"Kids will be like, 'I'm not feeling well, but why can't Mom and Dad help me? Can I trust the people closest to me to take care of me? They don't understand me – is it because there's something wrong with me?'" she continues.

Think of Children's Future

"Frequent exposure to social media also shapes children's impressions of the world and enhances social comparison. A child may begin to base his self-worth on the perceptions of others through comments and likes. Is their world good or critical? How should they be 'worthy' in the world this?" Lin said.

Lin emphasizes that emotionally significant events can go unreported when children are not of the developmental age to do so. Children who cannot trust their parents will feel pressured and stressed inside. Like a snowball effect, it will be risky in various aspects of life.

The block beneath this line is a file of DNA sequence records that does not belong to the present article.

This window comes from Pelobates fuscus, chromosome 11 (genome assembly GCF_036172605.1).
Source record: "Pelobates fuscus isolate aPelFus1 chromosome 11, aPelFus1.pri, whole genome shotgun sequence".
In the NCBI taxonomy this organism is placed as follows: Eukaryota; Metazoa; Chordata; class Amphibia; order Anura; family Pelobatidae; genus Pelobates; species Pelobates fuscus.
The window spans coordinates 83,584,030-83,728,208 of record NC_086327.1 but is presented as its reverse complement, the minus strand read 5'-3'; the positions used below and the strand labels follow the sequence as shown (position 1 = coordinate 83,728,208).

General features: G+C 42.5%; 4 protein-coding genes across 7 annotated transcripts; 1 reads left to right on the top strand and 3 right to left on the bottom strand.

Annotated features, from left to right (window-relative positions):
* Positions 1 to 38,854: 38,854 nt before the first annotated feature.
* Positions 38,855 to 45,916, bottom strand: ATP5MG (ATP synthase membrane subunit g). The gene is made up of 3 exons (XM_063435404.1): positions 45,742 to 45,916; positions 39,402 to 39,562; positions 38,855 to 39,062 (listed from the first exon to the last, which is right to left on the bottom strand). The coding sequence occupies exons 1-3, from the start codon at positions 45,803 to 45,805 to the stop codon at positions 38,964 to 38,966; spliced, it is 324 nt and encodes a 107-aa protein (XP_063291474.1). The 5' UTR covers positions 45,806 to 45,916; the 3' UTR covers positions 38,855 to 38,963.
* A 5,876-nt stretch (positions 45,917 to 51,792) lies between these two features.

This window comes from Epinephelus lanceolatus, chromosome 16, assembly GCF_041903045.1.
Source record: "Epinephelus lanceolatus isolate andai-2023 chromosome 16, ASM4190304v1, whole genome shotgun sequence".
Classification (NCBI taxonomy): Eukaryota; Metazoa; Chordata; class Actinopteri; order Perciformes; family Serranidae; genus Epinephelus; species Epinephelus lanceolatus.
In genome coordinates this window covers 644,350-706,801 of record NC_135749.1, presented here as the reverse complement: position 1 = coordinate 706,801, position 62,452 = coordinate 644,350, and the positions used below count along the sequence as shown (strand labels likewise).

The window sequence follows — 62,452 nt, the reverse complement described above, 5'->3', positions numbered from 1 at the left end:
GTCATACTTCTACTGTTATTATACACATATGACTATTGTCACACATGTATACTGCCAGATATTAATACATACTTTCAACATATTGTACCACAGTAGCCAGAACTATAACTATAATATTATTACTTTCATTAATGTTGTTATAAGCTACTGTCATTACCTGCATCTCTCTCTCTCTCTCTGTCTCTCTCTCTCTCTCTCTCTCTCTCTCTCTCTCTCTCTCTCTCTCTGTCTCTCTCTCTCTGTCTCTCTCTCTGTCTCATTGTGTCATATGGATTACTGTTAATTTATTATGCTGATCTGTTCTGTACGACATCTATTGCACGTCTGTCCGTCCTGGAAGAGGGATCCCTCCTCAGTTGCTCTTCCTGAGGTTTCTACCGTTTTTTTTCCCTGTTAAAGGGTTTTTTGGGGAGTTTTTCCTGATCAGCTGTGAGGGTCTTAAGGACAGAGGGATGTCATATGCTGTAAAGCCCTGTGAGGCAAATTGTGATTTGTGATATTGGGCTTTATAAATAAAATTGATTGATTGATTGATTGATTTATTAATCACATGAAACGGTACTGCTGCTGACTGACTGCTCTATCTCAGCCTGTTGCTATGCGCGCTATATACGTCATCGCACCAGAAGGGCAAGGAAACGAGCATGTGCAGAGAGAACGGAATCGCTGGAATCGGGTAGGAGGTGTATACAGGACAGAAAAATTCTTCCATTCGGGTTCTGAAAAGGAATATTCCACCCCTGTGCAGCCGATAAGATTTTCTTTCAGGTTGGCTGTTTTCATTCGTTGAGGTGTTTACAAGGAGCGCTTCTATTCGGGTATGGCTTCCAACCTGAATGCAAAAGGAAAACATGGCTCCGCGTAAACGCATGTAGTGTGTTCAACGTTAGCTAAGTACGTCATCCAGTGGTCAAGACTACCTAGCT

He acknowledged that most parents mean well by posting their children as content on social media. However, he asked parents to think for a moment before hitting the 'share' button.

"Am I okay if someone takes and shares my video in this way? If I share a funny moment, does it have to be a video of them in distress? If I keep updating my family, is this video necessary? As for mementos , does it need to be published?” Lin said.

Parents can set their social media accounts to private status or use the "close friend" function to limit their content to a smaller, more trusted audience. Sensitive information such as full names, birth dates, schools, location tags and even children's faces can be hidden.

"To be careful, never share potentially embarrassing and humiliating videos or photos. Think of it this way: If a future school, scholarship board, or job recruiter saw this, what kind of impression would they form?" Lin explained.